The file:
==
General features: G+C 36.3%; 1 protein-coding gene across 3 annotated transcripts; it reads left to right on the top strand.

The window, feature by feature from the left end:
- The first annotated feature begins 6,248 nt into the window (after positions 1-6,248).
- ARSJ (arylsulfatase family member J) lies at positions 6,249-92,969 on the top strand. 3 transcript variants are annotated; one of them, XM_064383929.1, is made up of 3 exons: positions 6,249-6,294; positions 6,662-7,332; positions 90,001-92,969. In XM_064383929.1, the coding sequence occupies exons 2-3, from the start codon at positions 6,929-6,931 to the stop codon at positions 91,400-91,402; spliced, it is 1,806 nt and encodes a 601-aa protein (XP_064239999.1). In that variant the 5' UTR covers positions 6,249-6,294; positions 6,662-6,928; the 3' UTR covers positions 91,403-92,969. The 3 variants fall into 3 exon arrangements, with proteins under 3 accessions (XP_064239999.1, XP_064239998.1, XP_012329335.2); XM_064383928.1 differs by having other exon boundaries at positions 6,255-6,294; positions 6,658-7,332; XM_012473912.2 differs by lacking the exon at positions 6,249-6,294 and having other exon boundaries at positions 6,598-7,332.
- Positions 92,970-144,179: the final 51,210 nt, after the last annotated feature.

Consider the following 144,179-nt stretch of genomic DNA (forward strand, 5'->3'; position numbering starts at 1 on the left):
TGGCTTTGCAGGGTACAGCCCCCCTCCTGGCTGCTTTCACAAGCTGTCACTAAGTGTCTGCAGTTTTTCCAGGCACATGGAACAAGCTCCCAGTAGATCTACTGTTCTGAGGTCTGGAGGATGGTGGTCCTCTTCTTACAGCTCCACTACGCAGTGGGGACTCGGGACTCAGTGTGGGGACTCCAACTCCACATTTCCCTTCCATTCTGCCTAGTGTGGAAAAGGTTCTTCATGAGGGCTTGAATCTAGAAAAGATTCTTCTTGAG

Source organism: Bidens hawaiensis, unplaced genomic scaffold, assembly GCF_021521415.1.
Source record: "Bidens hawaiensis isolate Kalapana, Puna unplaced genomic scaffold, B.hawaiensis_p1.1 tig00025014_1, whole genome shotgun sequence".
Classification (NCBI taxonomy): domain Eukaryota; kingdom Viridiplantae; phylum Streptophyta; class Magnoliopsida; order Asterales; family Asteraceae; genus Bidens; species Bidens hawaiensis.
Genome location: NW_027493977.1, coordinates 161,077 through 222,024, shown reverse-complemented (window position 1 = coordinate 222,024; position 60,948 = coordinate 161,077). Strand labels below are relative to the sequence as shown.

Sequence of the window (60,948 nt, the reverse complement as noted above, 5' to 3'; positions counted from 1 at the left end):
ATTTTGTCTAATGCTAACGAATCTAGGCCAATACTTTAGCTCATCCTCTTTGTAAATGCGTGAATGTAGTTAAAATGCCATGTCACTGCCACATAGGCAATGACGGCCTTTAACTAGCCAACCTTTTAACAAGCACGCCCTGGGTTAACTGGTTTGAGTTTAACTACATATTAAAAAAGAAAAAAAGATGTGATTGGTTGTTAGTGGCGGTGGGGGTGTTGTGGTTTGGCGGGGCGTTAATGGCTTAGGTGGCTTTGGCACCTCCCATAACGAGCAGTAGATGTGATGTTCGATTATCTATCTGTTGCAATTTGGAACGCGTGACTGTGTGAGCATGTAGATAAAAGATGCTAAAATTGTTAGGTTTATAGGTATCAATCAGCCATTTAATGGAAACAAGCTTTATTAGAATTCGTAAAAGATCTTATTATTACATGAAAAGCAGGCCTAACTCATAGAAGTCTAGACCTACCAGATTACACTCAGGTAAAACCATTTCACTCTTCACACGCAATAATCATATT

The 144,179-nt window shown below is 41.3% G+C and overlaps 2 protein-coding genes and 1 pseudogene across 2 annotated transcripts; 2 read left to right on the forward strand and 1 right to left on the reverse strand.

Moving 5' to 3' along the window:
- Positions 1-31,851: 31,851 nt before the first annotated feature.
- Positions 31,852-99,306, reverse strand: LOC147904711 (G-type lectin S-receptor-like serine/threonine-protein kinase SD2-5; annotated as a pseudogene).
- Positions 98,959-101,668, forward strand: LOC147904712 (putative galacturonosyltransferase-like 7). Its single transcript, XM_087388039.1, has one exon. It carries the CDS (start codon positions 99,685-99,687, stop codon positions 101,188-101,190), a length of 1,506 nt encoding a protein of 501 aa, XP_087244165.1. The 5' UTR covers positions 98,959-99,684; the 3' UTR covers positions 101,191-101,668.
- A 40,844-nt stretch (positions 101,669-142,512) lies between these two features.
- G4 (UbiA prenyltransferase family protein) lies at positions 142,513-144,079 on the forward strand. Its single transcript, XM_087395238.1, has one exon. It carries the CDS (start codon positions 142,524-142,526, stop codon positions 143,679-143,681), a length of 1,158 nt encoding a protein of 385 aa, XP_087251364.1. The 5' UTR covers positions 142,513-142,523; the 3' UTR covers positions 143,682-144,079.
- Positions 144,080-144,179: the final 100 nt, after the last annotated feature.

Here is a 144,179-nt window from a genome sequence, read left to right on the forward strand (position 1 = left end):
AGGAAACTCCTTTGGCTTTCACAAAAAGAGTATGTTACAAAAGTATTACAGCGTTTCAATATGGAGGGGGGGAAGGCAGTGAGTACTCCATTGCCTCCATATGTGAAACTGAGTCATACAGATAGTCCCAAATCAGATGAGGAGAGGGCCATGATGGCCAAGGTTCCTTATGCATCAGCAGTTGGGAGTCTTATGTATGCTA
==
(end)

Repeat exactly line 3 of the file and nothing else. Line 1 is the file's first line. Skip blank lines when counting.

- The first annotated feature begins 6,248 nt into the window (after positions 1-6,248).